Excerpted from 20 Dictators Currently Supported by the U.S. by David Swanson, March 19, 2020
A dictator is a single individual who possesses such extreme power over a government that some people refer to it as “absolute power.” There are degrees of dictatorship, or — if you prefer — individuals who are partially dictators or somewhat dictatorial. Oppressive governments that restrict liberties, deny participation, and abuse human rights overlap considerably, but not entirely, with dictatorships. Because there are more studies and rankings of oppressive governments than of dictatorships, and because the problem is the oppression, not who does it, I’m going to look for a moment at some lists of oppressive governments, before turning to the subject of the dictators who run many of them.
In 2017, Rich Whitney wrote an article for Truthout.org called “U.S. Provides Military Assistance to 73 Percent of World’s Dictatorships.”
Whitney was using the word “dictatorships” as a rough approximation of “oppressive governments.” His source for a list of the oppressive governments of the world was Freedom House. He intentionally chose this U.S.-based and U.S.-government-funded organization despite the clear U.S.-government bias in some of its decisions. Freedom House has been widely criticized, not merely for being funded by one government (plus funding from a few allied governments) while producing rankings of governments, and not merely for slanting its criticism against U.S.-designated enemies and in favor of U.S.-designated allies, but also for taking U.S. funding to engage in secretive activities in Iran and to support a chosen candidate in Ukraine. These are all good reasons to look at Freedom House’s list of the nations that it labels “not free.” This is as nearly as possible the United States government’s own view of other countries, even as it includes very restrained criticism of the United States’ own domestic policies. A list from Freedom House can be augmented, and is below, with the U.S. State Department’s own description of each country’s human rights abuses.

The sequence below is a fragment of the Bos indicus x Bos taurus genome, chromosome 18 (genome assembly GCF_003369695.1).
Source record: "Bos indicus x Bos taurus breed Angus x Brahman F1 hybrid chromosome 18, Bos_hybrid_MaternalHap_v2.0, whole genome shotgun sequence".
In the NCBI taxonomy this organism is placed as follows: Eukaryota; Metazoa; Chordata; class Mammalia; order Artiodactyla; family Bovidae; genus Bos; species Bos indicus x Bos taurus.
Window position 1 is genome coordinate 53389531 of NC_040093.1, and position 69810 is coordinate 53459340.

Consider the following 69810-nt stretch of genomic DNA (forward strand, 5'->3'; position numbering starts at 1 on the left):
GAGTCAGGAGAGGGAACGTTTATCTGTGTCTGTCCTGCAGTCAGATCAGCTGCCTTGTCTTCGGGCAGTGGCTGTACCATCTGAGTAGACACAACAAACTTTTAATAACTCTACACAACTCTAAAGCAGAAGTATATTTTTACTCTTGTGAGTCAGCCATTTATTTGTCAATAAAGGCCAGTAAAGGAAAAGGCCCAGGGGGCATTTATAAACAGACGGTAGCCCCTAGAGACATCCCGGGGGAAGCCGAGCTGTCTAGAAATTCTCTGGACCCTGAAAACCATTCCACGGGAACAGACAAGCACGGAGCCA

Freedom House ranks nations as “free,” “partly free,” and “not free.” These rankings are supposedly based on civil liberties and political rights within a country, with apparently no consideration of a country’s impact on the rest of the world. That is to say, a country could be spreading freedom across the globe and score very low, or be spreading oppression around the globe and score very high, based purely on its domestic policies.